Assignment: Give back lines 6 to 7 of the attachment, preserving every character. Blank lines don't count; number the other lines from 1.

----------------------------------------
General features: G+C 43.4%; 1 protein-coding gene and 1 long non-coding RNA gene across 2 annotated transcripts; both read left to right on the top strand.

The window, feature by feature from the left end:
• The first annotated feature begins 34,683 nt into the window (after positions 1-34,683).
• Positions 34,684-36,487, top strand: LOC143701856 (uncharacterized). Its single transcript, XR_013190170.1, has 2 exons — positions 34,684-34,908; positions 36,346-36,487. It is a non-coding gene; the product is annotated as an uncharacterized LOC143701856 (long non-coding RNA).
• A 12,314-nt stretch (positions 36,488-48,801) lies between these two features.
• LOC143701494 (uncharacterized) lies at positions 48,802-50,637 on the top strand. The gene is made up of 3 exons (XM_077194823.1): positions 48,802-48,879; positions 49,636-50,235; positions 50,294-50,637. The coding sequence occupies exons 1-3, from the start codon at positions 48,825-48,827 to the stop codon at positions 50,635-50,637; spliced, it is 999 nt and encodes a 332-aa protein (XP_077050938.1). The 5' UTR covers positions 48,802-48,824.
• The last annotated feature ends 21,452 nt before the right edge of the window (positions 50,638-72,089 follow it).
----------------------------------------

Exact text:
• LOC143701494 (uncharacterized) lies at positions 48,802-50,637 on the top strand. The gene is made up of 3 exons (XM_077194823.1): positions 48,802-48,879; positions 49,636-50,235; positions 50,294-50,637. The coding sequence occupies exons 1-3, from the start codon at positions 48,825-48,827 to the stop codon at positions 50,635-50,637; spliced, it is 999 nt and encodes a 332-aa protein (XP_077050938.1). The 5' UTR covers positions 48,802-48,824.
• The last annotated feature ends 21,452 nt before the right edge of the window (positions 50,638-72,089 follow it).